“War undermines the lives, health and safety of all human beings, but for approximately three million persons with disabilities and their families living in Ukraine, the situation is much worse. As a person with disability advocating for rights of refugees with disabilities for many years, I am deeply concerned about my sisters and brothers in Ukraine who are facing multiple barriers to access safe evacuation and humanitarian assistance,” said Yannis Vardakastanis, President of the International Disability Alliance (IDA) and the European Disability Forum (EDF). “War can be the cause of violations of human rights including the rights of persons with disabilities and must end immediately. In the meanwhile, all involved parties must fully respect their international obligations to ensure protection and safety for persons with disabilities.”

IDA, representing over 1100 organizations of persons with disabilities around the world, is calling on all engaged parties to respect their obligations under international humanitarian law and international human rights law to ensure protection and safety for persons with disabilities in Ukraine. In particular, Article 11 of the United Nations Convention on the Rights of Persons with Disabilities ratified by both Russia and Ukraine, and the United Nations Security Council Resolution 2475, which creates clear non-derogable obligations to ensure equal protection and safety for all persons with disabilities as well as timely and unimpeded access to humanitarian assistance.

The International Disability Alliance also calls on all humanitarian actors, including state actors and the European Union (EU) who are actively involved in providing aid to Ukraine, to ensure fulfilment of international humanitarian standards – including the IASC Guidelines on Inclusion of Persons with Disabilities in Humanitarian Action. Any international decisions, resolutions or measures adopted to address the situation in Ukraine must be inclusive of persons with disabilities facilitating their participation in decisions that affect them.

Ukraine, in particular the eastern areas, has been experiencing a humanitarian emergency since 2014. Even before the recent escalation of the situation, many persons with disabilities experienced challenges accessing humanitarian aid and safety. A 2021 OCHA report estimated that out of the total number of people in need of humanitarian assistance, at that time in Ukraine, 13 per cent had a disability. Now, with the escalation of the conflict and Russian troops in the country, all persons with disabilities are facing a high risk of losing their lives and not accessing safe evacuation, shelter and humanitarian assistance.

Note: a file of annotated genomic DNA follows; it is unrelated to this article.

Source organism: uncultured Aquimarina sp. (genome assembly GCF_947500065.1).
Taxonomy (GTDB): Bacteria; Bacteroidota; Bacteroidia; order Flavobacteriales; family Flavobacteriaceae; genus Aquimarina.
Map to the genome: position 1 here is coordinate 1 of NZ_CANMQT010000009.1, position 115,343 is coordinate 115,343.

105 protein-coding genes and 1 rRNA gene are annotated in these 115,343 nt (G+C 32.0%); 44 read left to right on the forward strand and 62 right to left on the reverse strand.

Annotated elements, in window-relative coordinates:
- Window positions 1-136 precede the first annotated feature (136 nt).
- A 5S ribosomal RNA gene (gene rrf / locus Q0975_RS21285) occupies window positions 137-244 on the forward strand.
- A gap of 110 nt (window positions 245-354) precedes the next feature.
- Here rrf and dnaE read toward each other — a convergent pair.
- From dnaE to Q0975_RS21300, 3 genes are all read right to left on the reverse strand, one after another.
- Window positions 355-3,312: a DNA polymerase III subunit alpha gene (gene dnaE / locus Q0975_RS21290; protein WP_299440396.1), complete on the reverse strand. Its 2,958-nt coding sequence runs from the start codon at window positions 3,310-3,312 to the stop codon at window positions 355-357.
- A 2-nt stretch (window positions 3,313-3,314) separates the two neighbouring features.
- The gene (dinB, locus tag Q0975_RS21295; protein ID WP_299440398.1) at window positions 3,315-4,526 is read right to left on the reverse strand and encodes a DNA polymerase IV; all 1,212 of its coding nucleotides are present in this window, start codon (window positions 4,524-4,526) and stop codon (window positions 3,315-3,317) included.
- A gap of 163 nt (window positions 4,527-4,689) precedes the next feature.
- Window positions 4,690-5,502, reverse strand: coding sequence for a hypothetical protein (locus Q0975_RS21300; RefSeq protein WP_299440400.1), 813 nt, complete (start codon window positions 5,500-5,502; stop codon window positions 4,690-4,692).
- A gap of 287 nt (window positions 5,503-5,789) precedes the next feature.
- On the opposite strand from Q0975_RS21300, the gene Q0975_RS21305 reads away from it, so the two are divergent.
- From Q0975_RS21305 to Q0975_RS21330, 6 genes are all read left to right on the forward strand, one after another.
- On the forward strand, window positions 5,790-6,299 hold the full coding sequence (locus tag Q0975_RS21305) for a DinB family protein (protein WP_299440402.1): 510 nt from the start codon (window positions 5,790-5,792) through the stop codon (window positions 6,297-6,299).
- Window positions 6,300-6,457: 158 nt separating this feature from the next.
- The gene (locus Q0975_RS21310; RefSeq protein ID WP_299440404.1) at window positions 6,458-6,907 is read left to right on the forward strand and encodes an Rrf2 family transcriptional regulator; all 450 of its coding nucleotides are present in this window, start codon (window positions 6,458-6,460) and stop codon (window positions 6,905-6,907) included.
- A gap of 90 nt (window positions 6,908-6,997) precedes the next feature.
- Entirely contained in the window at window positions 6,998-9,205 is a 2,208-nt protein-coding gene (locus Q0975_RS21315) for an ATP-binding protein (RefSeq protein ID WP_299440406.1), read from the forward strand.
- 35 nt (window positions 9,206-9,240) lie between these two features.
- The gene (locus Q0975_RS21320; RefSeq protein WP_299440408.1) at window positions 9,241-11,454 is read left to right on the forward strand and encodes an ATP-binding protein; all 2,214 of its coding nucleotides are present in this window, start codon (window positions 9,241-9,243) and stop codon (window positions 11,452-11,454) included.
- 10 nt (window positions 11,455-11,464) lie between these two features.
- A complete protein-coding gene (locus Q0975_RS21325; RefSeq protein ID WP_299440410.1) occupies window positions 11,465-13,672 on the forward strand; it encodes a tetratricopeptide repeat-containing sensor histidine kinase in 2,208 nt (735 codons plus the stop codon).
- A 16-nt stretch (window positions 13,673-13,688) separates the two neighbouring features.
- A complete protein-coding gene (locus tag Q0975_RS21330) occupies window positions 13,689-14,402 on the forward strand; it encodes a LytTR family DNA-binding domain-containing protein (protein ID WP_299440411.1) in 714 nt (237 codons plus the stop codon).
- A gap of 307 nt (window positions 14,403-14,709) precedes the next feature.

According to persons with disabilities and their representative organizations in Ukraine, the situation for them “is appalling. For example, shelters in Kyiv are inaccessible, so people with disabilities are forced to stay at home, not knowing where they can go.”

When conflict hits, everyone rushes to move to safe areas ensuring the security and health for themselves and their family members. But for many persons with disabilities this is not possible. Evacuation plans are often not designed in accessible ways. Persons with disabilities cannot reach metro stations and bunkers. In many cases, shelters are inaccessible for persons who use wheelchairs to enter and navigate. Information on emergency evacuation, location of shelters and how to seek assistance are not provided in accessible formats. Consequently, many people with a sensory impairment such as blind persons and those who are partially sighted, deaf and hard of hearing persons, and those with deafblindness do not understand how to access the limited safety and assistance available. The level of stigma and ignorance against persons with intellectual disabilities and persons with psychosocial disabilities increases during conflict, putting them at higher risk of being left behind in evacuations and experiencing violence and abuse.

There are groups who face additional risk. Women and girls, children, and older persons with disabilities, and those internally displaced before recent incidents each face multiple challenges aggravated during conflict. Thousands of children and adults with disabilities are also trapped in institutions facing the risk of being abandoned or of serious negligence.

The invasion has triggered swift international condemnation and pledges of support and aid to Ukraine. In particular, the conflict has led to unprecedented transformation in the region with the EU and its Member States taking action, both individually and in unison, to address the crisis. It is vital that the rights and needs of persons with disabilities are incorporated into these actions. That all relevant parties involved in providing aid and support to civilians in conflict zones understand and address the needs of persons with disabilities. A strong European response to the invasion must also be one which reflects the values of Europe of advancing human rights.

“We have strong international standards. As the representative voice of over a billion persons with disabilities worldwide, I want to remind all actors that any measures taken to address the situation and assist affected people must fully guarantee the rights, inclusion and participation of all groups of persons with disabilities according to international norms,” said Vladimir Cuk, Executive Director of the International Disability Alliance.

For more information, visit: https://www.edf-feph.org/ukraine/ and you can also contact Elham Youssefian (eyoussefian [at] ida-secretariat.org).